Later, we had dinner with the Chinese students and their families. The Americans had been split into groups of three, with each group following one student to his or her home. My group was a little different. Our host was 19 years old and not technically enrolled in the school, while the other hosts were 16 or 17, still in school, and still living with their parents.
But our host, Steven (his American name) had his own apartment. Steven invited several friends to dinner, including one who was fluent in English. Through this friend, we were able to communicate with Steven and the others.
Dinner was what the Chinese call “a hot pot” — basically, an assortment of meat and vegetables mixed together in a pot, with broth and rice. My fellow Americans and I ate the food slowly, mostly due to the fact that the rice and meat were hard to eat with chopsticks. Eventually, Steven took pity on us and handed out forks. After dinner, we were treated to a live guitar show, as one of Steven’s friends serenaded us with songs from Green Day and Adele.
After a few more days visiting the sights of Kunming, we took an hour flight to Lijiang, another city in Yunnan province. Situated at over 7,000 feet, Lijiang is in the foothills of the Himalayas. Mountains rising thousands of feet above the already significant elevation surrounded the city.
In Lijiang, our group visited the famous Jade Dragon Snow Mountain, one of the more picturesque and breathtaking places I’ve ever been. We took a gondola up part of the mountain, and when we got out our heads were in the clouds.
When we returned from the mountain, we visited Lijiang’s world famous Old Town. The area is set up like a traditional Naxi town. The Naxi are the native people of the area around Lijiang. We also met more Chinese students in Lijiang. This time we visited the students’ school and sat in on a Chinese class.
The class was translated, but still very difficult to understand. The difference in the way classes in China are taught soon became apparent. The teacher stands at the head of the class and chants bits of information for the students to repeat and commit to memory. I found the Chinese high school to be far more structured than American high schools.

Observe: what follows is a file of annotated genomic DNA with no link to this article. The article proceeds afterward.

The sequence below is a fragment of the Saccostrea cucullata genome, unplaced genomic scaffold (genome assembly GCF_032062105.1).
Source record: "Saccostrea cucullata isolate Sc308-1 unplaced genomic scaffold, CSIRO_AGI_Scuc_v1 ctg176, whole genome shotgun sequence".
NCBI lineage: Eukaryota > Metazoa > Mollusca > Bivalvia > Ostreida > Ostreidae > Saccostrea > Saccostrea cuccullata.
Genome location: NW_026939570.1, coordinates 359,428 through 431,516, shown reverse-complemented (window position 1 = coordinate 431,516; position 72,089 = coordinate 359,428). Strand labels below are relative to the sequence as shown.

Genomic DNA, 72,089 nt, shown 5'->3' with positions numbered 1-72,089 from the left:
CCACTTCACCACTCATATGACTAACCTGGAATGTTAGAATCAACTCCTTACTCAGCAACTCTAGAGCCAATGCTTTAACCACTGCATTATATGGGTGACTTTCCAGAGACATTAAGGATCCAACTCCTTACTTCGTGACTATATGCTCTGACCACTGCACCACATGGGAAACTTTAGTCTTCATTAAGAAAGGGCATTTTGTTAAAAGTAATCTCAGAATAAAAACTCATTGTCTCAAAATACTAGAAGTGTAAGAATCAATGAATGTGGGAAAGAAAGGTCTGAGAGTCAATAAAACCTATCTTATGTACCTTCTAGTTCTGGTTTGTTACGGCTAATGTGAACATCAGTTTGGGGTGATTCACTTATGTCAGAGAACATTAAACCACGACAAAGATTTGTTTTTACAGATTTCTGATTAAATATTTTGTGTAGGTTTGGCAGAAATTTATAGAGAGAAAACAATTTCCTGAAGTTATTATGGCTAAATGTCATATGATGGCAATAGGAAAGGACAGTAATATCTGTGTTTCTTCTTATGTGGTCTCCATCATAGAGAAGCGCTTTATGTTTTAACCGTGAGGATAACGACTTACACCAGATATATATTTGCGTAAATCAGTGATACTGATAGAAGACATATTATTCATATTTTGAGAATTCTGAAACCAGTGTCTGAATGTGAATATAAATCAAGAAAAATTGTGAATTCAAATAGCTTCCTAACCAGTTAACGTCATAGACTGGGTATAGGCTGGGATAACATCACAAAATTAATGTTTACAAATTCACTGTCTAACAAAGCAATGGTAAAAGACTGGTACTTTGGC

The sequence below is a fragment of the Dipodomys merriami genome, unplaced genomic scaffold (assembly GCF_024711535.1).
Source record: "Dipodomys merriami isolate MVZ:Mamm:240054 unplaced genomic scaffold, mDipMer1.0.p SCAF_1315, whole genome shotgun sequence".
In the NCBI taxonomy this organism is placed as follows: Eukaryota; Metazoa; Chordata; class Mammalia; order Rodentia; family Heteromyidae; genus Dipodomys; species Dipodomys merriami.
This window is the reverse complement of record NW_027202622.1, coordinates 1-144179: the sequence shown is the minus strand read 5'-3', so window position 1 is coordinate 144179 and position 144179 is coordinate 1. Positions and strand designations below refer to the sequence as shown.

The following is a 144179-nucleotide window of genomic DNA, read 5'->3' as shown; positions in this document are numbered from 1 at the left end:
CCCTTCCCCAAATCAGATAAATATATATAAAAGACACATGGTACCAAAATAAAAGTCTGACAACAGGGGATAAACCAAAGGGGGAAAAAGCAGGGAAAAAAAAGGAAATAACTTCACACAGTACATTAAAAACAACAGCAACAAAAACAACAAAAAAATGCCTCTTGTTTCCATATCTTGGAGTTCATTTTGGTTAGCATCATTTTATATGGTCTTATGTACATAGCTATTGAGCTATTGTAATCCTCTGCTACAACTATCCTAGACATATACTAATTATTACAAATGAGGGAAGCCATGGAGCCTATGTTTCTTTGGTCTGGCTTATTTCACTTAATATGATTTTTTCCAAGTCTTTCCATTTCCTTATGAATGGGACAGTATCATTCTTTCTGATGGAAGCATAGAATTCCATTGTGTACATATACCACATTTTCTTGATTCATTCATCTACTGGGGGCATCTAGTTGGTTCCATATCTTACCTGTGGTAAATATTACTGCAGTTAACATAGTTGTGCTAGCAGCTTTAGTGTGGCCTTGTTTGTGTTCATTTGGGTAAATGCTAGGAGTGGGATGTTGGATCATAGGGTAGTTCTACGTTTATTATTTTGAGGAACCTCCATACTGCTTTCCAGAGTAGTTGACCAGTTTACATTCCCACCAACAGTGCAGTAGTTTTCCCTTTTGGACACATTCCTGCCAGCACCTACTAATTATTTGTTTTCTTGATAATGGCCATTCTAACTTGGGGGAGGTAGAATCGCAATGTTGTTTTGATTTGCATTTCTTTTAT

After Lijiang, we briefly returned to Beijing, before embarking on a 13-hour flight home.
Overall, this trip was an amazing experience. I think this program helps define the phrase “culture shock.” Anyone visiting China will experience some sort of culture shock, but I challenge anyone to say they have really experienced China until they have spent a significant amount of time with Chinese people. While at times uncomfortable, spending time with the Chinese students and bartering with the street vendors is really what made this trip such an unforgettable experience.
Lastly, I want to extend a personal thank-you to the Freeman Foundation as well as the Governor’s Institute of Vermont. This program couldn’t have happened without their support. They allowed a small group of young Vermonters to develop a lifelong interest in and connection with a country that to most Americans is still shrouded in mystery.
Evan Popp of Marshfield is a student at Twinfield Union High School.MORE IN Perspective